Monday's press review

AFP Photo / Ali Al-Saadi
This Monday, Russian newspapers discuss Iraq’s inability to live without U.S. troops; report from the APEC summit in Lima; and both explore piracy as a means of improving Russia-U.S. relations, and diplomacy as a way to avoid signing a bad peace treaty.

NEZAVISIMAYA GAZETA writes that a hasty withdrawal of the U.S. troops stationed in Iraq may create threaten Iraq’s national security. The paper says that if the withdrawal happens before 2011 the threat will become very real. The Defence Minister of Iraq, General Abdel Kader Jasem, quoted by the paper, says that oil production will become impossible due to the lack of control over the oil-rich areas, that neighbouring countries will use the opportunity to interfere and secure parts of Iraq for themselves, and that armed ethnic groups will slip out of government control immediately. All of that, says the paper, can only bring chaos to the land and people of Iraq, and there’s no guarantee that it won’t happen even if the U.S. troops are withdrawn on schedule.

The same paper writes in an editorial that the joint declaration by Presidents Dmitry Medvedev and George W. Bush on the fight against piracy, which was made last Saturday in Lima, hints at a major international effort against the pirates of the Somalia coast. The paper says that the actual plan was not outlined in the declaration but that in most probably includes international naval operations against the pirates as well as some kind of political solution for Somalia, where the central government has no control over the coastline.

ROSSIYSKAYA GAZETA says so far the ships belonging to the navies of different nations including the U.S., Russia, France, Spain and others, are engaged in passive defence operations against the pirates, mainly escorting convoys of merchant vessels through the Gulf of Aden. The paper says that it is not really effective as up to 250 vessels need passage every day, meaning they have to wait before a convoy is complete, which means plain loss of money. Then they go into the bay as a part of a long line of vessels shepherded by a single man of war, and one can only guess when the pirates will gain enough courage for attacking the tail of the convoy when the navy ship with guns is on the other end of it.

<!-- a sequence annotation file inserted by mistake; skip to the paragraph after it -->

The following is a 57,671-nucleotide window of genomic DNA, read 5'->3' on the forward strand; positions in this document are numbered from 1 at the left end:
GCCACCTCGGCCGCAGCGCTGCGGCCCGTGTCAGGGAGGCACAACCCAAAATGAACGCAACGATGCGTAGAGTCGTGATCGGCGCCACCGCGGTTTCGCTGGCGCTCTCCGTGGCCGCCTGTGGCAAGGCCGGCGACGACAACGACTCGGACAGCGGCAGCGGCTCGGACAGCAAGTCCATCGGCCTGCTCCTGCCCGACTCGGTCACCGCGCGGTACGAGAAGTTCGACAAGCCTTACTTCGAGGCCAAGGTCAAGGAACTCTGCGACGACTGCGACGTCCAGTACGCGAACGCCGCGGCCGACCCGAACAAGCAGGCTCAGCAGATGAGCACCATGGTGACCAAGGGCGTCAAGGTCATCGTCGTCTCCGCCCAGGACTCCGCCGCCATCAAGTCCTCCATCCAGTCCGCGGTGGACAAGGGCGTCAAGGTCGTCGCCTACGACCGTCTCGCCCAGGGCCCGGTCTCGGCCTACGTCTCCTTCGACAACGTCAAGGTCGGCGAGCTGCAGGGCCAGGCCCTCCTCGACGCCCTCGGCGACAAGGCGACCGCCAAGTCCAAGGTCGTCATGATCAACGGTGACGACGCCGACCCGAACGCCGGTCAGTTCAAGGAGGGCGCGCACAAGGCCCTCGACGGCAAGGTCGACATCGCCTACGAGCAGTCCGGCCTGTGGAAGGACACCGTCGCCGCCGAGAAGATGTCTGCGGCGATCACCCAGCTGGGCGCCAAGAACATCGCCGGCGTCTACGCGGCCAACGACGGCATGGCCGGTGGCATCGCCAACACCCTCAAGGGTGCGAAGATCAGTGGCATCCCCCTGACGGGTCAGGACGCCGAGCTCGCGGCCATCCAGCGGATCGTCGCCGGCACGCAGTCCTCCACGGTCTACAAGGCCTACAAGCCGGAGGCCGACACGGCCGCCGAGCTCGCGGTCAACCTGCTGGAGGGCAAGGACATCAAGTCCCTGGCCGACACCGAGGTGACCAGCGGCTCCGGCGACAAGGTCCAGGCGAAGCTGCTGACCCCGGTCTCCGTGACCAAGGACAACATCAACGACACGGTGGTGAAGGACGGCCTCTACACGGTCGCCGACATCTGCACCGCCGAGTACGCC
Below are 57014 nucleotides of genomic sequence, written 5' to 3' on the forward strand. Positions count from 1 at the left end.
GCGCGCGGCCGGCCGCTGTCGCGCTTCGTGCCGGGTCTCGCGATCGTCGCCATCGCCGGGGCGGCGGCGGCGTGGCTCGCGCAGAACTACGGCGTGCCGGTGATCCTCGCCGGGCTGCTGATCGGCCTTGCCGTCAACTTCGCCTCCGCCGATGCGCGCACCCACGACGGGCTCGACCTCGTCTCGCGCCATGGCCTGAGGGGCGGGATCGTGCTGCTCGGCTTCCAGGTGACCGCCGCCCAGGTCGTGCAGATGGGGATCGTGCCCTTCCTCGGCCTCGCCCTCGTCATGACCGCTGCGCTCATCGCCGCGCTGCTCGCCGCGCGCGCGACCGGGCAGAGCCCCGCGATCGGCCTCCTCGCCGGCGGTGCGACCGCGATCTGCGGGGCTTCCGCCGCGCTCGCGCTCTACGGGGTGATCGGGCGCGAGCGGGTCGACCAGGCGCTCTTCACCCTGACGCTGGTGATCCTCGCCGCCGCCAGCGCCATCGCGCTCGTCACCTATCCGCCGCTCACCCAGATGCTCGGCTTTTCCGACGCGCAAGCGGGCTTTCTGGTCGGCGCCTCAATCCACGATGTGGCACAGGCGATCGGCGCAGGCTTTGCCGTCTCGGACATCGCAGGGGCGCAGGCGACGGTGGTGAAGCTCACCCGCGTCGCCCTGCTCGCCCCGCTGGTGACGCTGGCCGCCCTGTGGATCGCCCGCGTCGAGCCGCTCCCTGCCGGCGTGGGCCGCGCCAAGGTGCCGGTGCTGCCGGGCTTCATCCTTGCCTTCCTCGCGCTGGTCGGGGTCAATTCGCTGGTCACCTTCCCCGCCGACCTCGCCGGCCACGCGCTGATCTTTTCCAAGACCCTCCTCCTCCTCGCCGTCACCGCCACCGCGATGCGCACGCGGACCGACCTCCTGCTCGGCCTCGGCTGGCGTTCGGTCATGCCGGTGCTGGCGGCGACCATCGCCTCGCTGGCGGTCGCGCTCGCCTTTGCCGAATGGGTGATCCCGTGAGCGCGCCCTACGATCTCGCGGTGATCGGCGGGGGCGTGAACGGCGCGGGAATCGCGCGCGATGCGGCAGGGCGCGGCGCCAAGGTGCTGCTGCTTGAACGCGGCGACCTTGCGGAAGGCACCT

An expert quoted by the paper, General Leonid Ivashov, says that big ships are not really any good against the pirates in inflatable dinghies, apart from the times when they are used to launch helicopters. The General suggests setting up a small anti-pirate base on the Yemeni island of Soqatra, man it with special forces personnel, arm it with a wing of marine helicopter gunships, and have several border patrol or coastguard types of boats in the docks. From that base, insists the General, it would be easy for a combat team to reach the site of a pirate attack in mere minutes.

The same paper says that there’s no hint from any side about possible assistance to the central government of Somalia in maintaining law and order. The paper says it may be possible that the big players of the World are planning a regime change for Somalia. It continues to say that there is a persistent rumor that the U.S. is not interested in any normalization in the Gulf of Aden because it is planning at some point to go in, change the regime in the country and finish off the pirates in one go. Then the U.S. will occupy the oil-rich area, while also controlling one of the most important trading routes on the planet. However, the paper says there are also rumors that Russia ignores the pirates in order to lure more merchant vessels away from the Bay of Aden and into its own alternative Northern route…

The same paper reports from the APEC summit in Lima saying that this time the summit was dedicated more to the world financial crisis than to Asia-Pacific integration. The participants looked upon it as the first wider forum after the summit of the G20 in Washington. The paper writes that Russian business leaders, who participated in several meetings with their colleagues and the leaders of member nations, were pessimistic about the current status of the world economy and optimistic about the more distant future.

The paper also says that during the last official meeting ever between President Dmitry Medvedev of Russia and the U.S. President George W. Bush the two leaders decided to talk in retrospective about their work together and not touch too heavily on the issues that divide the two nations, like U.S. missile defence in Europe. Apparently, says the paper, the two leaders found a lot of common ground on the matter of piracy in the Gulf of Aden – to the extent of issuing a joint declaration afterwards, hinting at a joint plan of action to be revealed later.

KOMSOMOLSKAYA PRAVDA also reports from Lima but makes more emphasis on President Medvedev’s meeting with the Japanese prime minister, rather than the 40-minute talk with President Bush. The paper says ‘President Medvedev made a tremendous effort of being diplomatic with the new Japanese leader, Taro Aso who, like all other Japanese prime ministers before him, started with the request to immediately sign the peace treaty between Russia and Japan – one of the conditions of the treaty being the transfer of the Kuril Islands to Japan…’

Evgeny Belenkiy, RT.

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Friday's press review
Thursday's press review